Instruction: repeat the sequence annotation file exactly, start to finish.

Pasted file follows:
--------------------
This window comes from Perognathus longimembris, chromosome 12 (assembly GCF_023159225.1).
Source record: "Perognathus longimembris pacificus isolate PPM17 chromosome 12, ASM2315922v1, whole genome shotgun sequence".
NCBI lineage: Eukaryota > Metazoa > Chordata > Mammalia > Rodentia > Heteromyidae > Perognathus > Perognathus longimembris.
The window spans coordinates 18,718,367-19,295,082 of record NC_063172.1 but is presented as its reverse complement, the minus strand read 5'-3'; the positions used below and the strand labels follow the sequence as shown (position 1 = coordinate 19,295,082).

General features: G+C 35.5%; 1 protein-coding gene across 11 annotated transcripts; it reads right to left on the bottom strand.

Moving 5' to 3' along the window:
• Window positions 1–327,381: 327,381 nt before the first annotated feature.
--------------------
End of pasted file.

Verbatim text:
This window comes from Perognathus longimembris, chromosome 12 (assembly GCF_023159225.1).
Source record: "Perognathus longimembris pacificus isolate PPM17 chromosome 12, ASM2315922v1, whole genome shotgun sequence".
NCBI lineage: Eukaryota > Metazoa > Chordata > Mammalia > Rodentia > Heteromyidae > Perognathus > Perognathus longimembris.
The window spans coordinates 18,718,367-19,295,082 of record NC_063172.1 but is presented as its reverse complement, the minus strand read 5'-3'; the positions used below and the strand labels follow the sequence as shown (position 1 = coordinate 19,295,082).

General features: G+C 35.5%; 1 protein-coding gene across 11 annotated transcripts; it reads right to left on the bottom strand.

Moving 5' to 3' along the window:
• Window positions 1–327,381: 327,381 nt before the first annotated feature.